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ABSTRACT: Vaccine effectiveness may wane with increasing time since vaccination. This analysis used the Victorian sentinel general practitioner (GP) network to estimate vaccine effectiveness for trivalent inactivated vaccines in the 2012 season. A test-negative design was used where patients presenting to GPs with influenza-like illness who tested positive for influenza were cases and noncases were those who tested negative. Vaccination status was recorded by GPs. Vaccine effectiveness was calculated as (1-odds ratio) × 100%. Estimates were compared early versus late in the season and by time since vaccination. Virus isolates were assessed antigenically by hemagglutination inhibition assay in a selection of positive samples and viruses from healthy adults who experienced a vaccine breakthrough were analyzed genetically. The adjusted vaccine effectiveness estimate for any type of influenza was 45% (95% CI: 8,66) and for influenza A(H3) was 35% (95% CI: -11,62). A non-significant effect of waning effectiveness by time since vaccination was observed for A(H3). For those vaccinated <93 days of presentation vaccine effectiveness was 37% (95% CI: -29,69), while for those vaccinated ≥93 days before presentation it was 18% (95% CI: -83,63). Comparison of early versus late in the season estimates was very sensitive to the cut off week chosen for analysis. Antigenic data suggested that low vaccine effectiveness was not associated with poor vaccine match among the A(H3) viruses. However, genetic analysis suggested nucleotide substitutions in antigenic sites. In 2012, the trivalent influenza vaccine provided moderate protection against influenza and showed limited evidence for waning effectiveness. Antigenic and genetic data can provide additional insight into understanding these estimates. J. Med. Virol. © 2013 Wiley Periodicals, Inc.Journal of Medical Virology 06/2014; 86(6). DOI:10.1002/jmv.23847 · 2.35 Impact Factor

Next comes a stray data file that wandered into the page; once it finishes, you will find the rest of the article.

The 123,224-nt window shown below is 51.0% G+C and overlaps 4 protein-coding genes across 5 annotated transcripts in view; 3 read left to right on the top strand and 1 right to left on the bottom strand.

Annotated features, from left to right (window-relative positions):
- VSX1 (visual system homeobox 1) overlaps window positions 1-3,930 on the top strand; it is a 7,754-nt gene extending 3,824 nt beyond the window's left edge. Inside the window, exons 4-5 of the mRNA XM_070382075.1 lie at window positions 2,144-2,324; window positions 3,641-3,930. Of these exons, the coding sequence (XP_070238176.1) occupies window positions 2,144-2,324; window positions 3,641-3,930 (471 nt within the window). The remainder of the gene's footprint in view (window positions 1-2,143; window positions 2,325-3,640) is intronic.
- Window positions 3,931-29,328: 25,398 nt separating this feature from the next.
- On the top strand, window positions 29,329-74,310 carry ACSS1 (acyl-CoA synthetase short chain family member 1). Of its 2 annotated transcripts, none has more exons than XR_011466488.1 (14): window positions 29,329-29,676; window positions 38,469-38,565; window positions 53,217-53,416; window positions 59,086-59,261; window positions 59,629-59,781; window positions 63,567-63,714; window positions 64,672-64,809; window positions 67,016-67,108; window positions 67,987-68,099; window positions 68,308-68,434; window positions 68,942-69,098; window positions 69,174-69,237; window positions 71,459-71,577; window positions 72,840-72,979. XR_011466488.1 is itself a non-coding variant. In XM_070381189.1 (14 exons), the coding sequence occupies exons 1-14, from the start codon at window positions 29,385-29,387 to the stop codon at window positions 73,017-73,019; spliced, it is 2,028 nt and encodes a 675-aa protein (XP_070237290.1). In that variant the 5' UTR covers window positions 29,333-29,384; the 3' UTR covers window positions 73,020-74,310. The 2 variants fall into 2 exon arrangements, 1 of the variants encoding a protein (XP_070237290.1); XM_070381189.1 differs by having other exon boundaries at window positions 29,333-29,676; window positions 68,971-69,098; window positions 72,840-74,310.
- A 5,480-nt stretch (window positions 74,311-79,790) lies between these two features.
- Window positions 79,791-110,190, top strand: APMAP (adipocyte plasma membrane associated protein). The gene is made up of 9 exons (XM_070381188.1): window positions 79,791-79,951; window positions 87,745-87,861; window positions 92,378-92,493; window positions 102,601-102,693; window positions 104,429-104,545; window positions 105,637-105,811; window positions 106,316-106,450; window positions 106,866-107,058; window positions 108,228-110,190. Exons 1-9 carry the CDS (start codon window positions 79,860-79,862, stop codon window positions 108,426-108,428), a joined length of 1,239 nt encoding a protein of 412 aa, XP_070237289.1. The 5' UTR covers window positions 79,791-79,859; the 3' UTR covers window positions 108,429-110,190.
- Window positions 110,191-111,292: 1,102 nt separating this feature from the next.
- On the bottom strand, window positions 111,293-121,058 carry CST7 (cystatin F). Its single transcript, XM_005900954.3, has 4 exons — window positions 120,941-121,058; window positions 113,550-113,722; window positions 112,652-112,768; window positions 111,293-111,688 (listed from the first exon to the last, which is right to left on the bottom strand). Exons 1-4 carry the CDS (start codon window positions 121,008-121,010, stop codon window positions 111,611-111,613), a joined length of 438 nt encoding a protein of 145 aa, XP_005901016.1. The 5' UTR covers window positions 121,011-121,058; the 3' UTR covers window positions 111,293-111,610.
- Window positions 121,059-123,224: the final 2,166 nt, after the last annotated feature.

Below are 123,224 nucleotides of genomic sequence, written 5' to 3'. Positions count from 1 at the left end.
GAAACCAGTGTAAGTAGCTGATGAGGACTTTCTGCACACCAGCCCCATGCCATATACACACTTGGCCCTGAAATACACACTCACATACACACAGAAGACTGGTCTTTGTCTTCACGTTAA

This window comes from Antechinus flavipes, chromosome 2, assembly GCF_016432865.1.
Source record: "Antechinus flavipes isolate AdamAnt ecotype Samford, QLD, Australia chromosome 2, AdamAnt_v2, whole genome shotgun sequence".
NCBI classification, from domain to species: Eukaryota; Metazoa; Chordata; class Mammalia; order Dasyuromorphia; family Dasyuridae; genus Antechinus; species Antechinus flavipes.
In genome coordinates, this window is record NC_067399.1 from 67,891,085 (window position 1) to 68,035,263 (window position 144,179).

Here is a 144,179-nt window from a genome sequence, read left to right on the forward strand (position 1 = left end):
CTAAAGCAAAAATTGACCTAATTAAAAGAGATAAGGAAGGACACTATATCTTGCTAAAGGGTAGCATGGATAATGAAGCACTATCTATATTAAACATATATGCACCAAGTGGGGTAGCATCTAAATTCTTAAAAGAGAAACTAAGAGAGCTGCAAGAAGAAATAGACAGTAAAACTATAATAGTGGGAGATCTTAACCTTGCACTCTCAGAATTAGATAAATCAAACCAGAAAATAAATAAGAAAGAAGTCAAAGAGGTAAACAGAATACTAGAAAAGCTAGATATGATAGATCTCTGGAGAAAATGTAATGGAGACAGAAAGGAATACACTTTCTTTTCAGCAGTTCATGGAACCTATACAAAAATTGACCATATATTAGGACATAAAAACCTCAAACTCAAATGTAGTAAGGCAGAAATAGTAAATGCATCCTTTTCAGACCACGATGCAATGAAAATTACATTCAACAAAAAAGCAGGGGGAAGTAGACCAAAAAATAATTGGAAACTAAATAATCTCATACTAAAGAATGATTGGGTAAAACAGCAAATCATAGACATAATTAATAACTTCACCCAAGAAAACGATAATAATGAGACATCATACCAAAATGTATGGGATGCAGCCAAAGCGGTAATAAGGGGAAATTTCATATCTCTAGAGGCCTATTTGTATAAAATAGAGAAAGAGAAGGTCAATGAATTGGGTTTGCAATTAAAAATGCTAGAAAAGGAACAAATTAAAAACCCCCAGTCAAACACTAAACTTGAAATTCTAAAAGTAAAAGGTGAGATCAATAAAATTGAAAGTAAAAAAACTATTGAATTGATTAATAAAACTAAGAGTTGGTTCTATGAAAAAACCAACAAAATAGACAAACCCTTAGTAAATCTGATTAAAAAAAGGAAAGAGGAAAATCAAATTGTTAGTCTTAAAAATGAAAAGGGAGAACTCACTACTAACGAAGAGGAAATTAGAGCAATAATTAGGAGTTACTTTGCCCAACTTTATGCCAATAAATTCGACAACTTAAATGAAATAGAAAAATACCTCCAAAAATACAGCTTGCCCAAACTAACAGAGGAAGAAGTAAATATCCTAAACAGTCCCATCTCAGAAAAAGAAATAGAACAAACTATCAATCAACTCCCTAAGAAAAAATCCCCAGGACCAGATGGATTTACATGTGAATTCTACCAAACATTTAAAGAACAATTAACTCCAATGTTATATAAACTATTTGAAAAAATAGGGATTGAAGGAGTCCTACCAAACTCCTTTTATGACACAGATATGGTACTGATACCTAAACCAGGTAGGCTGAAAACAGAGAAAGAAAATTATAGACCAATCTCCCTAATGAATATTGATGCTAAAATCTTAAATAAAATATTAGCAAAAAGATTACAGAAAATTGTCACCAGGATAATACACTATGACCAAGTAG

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ABSTRACT: Background The effectiveness of currently licensed vaccines against influenza has not been clearly established, especially among individuals at increased risk for complications from influenza. We used a test-negative approach to estimate influenza vaccine effectiveness (IVE) against hospitalization with laboratory-confirmed influenza based on data collected from the Global Influenza Hospital Surveillance Network (GIHSN). Methods and Findings This was a multi-center, prospective, active surveillance, hospital-based epidemiological study during the 2012–2013 influenza season. Data were collected from hospitals participating in the GIHSN, including five in Spain, five in France, and four in the Russian Federation. Influenza was confirmed by reverse transcription-polymerase chain reaction. IVE against hospitalization for laboratory-confirmed influenza was estimated for adult patients targeted for vaccination and who were swabbed within 7 days of symptom onset. The overall adjusted IVE was 33% (95% confidence interval [CI], 11% to 49%). Point estimates of IVE were 23% (95% CI, −26% to 53%) for influenza A(H1N1)pdm09, 30% (95% CI, −37% to 64%) for influenza A(H3N2), and 43% (95% CI, 17% to 60%) for influenza B/Yamagata. IVE estimates were similar in subjects <65 and ≥65 years of age (35% [95% CI, −15% to 63%] vs.31% [95% CI, 4% to 51%]). Heterogeneity in site-specific IVE estimates was high (I2 = 63.4%) for A(H1N1)pdm09 in patients ≥65 years of age. IVE estimates for influenza B/Yamagata were homogenous (I2 = 0.0%). Conclusions These results, which were based on data collected from the GIHSN during the 2012–2013 influenza season, showed that influenza vaccines provided low to moderate protection against hospital admission with laboratory-confirmed influenza in adults targeted for influenza vaccination. In this population, IVE estimates against A(H1N1)pdm09 were sensitive to age group and study site. Influenza vaccination was moderately effective in preventing admissions with influenza B/Yamagata for all sites and age groups.PLoS ONE 06/2014; 9(6):e100497. DOI:10.1371/journal.pone.0100497 · 3.23 Impact Factor